In the wake of a blog I posted today at ESET, on my perennial warhorse of support scams and cold-calling, I’ve been talking to Martijn Grooten of Virus Bulletin and Steve Burn, both of whom contributed to that article. While we and other people in the industry hack away from time to time at this unpleasant but undramatic variety of fraud, the telephonic equivalent of fake AV, it doesn’t seem to have much impact on the hydra-headed scammer networks of Kolkata and New Delhi. How, we wondered, can we make more headway?
It would be nice to think that people who read those occasional articles from security bloggers get some educational value out of them, that’s a tiny number compared to the potentially exploitable Facebook users, for example, who might be tricked into endorsing a scammer’s FB page. In fact, it’s even worse than that, in that readers of security blogs are generally aware enough not to fall so easily for scams: many people comment on my ESET blogs on the topic, but most of them aren’t themselves victims.
While there’s occasionally a little more movement when the media like the Guardian, or the Register, or SC Magazine picks up the theme (as they all have), they’ll only do that now and again, and only when there’s a particularly dramatic or emotional story to hang it on.
Law enforcement doesn’t seem to be making much of an impact either. And that’s understandable: like the 419 gangs, the scammers are a volatile and scattered target, individual victims tend to lose fairly small sums even compared to some of the big 419 scores, and that lessens the interest from law enforcement in general, even assuming that cooperation betweenthe countries targeted by the scammers (US, UK, Australia, New Zealand, and to a lesser extent parts of Europe and limited regions in the Far East) and the regions of India that seem to be spawning this type of activity. Agencies might, I suspect, be more interested if the security people who work with them directly on other issues such as botnets and phishing were themselves more interested. But while there are quite a few security-oriented individuals who’d like to see more action, I’m not sure how much of a concentrated effort we can get out of the security industry, because the PR value doesn’t really translate directly into product sales.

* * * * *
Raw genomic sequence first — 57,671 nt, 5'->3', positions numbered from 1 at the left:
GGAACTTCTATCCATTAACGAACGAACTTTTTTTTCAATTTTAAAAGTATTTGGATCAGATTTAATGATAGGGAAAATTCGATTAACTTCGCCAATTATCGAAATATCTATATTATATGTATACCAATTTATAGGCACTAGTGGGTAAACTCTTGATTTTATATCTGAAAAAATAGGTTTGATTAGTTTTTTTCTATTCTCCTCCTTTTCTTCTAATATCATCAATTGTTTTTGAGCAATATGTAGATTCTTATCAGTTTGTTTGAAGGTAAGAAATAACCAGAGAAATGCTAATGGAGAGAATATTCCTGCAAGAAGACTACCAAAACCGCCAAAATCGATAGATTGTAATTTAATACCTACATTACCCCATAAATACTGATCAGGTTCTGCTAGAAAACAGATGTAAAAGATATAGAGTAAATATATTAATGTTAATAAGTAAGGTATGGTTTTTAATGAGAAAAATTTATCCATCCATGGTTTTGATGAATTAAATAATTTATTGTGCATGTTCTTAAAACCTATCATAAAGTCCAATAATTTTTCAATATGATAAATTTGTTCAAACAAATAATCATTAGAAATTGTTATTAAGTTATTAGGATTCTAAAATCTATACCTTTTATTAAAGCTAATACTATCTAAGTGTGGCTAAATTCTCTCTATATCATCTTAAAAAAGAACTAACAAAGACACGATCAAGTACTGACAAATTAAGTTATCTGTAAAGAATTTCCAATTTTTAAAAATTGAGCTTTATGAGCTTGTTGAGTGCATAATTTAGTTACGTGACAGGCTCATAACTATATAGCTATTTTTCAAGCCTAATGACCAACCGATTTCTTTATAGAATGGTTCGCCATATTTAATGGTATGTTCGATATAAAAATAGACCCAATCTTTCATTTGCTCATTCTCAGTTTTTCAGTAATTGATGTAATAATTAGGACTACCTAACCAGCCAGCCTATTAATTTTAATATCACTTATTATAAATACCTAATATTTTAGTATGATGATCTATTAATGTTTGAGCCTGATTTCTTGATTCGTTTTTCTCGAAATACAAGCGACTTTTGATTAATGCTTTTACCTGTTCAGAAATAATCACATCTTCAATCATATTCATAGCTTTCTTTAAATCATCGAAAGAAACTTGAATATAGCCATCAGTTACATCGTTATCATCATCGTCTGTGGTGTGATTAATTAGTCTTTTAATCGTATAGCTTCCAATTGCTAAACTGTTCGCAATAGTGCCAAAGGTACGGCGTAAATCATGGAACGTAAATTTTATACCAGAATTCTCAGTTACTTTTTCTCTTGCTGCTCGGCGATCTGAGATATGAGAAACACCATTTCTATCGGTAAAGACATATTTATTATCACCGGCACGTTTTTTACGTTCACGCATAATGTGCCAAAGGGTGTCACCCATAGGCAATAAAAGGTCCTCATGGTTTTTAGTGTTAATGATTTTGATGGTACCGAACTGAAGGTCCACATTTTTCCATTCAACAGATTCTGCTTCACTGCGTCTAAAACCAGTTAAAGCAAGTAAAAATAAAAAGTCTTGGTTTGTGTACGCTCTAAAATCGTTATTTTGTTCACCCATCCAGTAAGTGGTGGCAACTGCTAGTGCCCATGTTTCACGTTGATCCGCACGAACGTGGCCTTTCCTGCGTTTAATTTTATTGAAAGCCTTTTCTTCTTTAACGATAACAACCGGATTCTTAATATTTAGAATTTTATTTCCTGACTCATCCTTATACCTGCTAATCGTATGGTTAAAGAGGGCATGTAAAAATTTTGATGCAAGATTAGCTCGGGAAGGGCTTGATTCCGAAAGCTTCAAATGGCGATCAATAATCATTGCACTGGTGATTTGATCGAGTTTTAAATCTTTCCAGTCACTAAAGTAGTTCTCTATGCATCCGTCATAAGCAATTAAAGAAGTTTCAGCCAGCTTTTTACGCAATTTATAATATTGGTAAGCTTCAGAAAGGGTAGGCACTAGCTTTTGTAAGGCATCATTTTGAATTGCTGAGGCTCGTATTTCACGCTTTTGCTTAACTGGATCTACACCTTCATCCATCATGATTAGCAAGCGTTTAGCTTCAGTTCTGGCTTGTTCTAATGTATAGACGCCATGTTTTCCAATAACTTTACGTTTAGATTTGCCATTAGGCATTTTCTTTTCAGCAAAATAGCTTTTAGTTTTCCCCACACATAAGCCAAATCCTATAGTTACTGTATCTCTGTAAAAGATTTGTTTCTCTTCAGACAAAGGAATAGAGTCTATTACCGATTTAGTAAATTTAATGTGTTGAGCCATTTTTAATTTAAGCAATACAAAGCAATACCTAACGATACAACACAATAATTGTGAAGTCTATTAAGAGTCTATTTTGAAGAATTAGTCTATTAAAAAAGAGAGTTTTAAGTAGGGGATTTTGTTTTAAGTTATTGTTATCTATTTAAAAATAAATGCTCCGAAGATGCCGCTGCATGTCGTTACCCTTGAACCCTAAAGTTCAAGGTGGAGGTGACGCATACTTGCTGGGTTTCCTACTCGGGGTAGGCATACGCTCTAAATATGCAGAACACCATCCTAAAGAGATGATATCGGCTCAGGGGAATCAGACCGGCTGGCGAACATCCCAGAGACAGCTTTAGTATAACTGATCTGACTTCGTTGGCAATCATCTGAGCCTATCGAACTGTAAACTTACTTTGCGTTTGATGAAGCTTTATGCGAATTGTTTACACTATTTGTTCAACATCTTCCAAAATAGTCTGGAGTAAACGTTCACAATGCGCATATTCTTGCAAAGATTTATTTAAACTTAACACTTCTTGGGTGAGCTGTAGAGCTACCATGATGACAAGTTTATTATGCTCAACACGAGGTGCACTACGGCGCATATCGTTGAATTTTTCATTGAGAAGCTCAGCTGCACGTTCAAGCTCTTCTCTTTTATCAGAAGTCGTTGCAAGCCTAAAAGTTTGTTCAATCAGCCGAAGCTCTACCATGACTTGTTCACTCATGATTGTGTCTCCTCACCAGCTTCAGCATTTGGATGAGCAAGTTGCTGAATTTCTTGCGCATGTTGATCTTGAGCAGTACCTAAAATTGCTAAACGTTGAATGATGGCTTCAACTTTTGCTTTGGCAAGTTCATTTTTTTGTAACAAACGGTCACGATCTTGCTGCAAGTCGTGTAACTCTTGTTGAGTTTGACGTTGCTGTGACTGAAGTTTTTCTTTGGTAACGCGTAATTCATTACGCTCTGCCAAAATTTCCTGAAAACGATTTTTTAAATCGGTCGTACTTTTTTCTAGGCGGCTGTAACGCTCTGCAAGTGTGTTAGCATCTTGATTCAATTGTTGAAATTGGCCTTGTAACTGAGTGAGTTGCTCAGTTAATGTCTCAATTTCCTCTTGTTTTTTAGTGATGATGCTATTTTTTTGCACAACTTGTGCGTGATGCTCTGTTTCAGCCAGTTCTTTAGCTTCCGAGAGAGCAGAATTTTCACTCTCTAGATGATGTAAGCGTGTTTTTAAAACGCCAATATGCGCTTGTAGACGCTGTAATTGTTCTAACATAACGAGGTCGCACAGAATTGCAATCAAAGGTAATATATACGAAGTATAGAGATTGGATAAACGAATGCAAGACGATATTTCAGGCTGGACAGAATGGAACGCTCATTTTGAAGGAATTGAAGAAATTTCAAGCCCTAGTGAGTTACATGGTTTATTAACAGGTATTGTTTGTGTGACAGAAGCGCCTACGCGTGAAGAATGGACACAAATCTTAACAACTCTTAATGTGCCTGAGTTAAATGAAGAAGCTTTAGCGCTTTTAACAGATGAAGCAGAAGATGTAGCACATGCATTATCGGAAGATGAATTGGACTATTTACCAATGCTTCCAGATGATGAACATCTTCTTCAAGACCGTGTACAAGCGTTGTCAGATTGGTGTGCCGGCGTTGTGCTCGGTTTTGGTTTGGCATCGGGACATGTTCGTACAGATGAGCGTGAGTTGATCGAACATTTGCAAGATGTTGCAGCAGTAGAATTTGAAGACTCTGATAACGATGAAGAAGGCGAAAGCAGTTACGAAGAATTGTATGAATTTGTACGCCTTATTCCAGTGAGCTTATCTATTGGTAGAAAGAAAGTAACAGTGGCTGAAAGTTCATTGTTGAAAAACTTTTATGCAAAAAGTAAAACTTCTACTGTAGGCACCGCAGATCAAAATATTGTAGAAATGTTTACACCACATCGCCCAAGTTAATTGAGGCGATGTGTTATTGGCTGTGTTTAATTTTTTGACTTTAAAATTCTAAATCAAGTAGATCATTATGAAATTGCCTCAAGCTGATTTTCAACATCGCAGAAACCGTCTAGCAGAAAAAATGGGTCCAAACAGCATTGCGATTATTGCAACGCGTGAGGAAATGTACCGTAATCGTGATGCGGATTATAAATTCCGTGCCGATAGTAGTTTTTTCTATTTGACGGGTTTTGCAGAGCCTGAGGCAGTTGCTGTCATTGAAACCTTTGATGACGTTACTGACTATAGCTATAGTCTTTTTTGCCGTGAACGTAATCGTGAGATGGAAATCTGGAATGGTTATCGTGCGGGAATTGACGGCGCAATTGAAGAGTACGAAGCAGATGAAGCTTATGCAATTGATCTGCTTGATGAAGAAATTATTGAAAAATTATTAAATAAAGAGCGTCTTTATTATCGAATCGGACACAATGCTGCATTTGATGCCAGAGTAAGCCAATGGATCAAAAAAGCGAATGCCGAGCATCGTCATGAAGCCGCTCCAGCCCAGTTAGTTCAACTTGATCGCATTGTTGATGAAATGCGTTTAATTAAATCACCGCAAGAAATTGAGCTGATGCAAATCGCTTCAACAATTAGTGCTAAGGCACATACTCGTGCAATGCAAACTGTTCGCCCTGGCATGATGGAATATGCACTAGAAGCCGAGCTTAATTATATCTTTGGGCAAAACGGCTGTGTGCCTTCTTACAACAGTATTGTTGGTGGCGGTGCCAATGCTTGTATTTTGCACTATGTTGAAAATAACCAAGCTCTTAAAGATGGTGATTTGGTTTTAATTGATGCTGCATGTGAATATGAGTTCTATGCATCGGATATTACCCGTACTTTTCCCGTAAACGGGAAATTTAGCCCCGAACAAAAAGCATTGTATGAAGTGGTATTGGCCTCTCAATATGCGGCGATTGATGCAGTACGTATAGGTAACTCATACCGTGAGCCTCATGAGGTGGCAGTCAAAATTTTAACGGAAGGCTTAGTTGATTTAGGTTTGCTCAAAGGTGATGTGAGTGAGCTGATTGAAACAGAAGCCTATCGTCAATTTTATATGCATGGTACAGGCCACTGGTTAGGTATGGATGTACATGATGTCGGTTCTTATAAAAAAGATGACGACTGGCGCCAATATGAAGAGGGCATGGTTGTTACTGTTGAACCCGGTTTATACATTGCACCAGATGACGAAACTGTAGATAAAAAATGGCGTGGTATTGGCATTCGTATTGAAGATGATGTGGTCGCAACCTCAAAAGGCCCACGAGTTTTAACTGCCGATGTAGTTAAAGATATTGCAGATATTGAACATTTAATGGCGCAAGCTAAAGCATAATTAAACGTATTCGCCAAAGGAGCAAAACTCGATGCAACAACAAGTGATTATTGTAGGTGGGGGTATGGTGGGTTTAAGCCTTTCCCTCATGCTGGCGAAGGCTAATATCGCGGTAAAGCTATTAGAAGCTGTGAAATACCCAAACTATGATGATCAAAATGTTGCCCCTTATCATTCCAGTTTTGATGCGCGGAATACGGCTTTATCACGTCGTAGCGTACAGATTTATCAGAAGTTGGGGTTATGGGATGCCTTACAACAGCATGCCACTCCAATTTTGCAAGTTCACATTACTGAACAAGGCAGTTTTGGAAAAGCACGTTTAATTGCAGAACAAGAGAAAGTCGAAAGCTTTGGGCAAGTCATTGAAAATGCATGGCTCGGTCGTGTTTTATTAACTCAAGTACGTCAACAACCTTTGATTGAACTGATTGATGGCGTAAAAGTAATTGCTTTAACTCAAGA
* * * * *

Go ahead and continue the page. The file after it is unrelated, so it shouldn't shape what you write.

Again like 419 scams, people are interested in reporting incidents close to home, but as the Met’s own fraudalert page suggests (http://www.met.police.uk/fraudalert/reporting_fraud.htm) there’s no clear single mechanism and precious little feedback. I’m wondering whether it might be worth trying to establish a central information resource and building on that in some or all these directions, with an initial focus on education. If so, perhaps AVIEN would be a suitable venue, since it has a lot of people with security expertise but is essentially vendor neutral, even though many AV companies still participate, or at least subscribe to our mailing lists.
I’d kind of like to put more of a focused effort into fighting this, but it isn’t something I can do all by myself. What do the AVIEN members out there think?
David Harley CITP FBCS CISSP
Small Blue-Green World/AVIEN
ESET Senior Research Fellow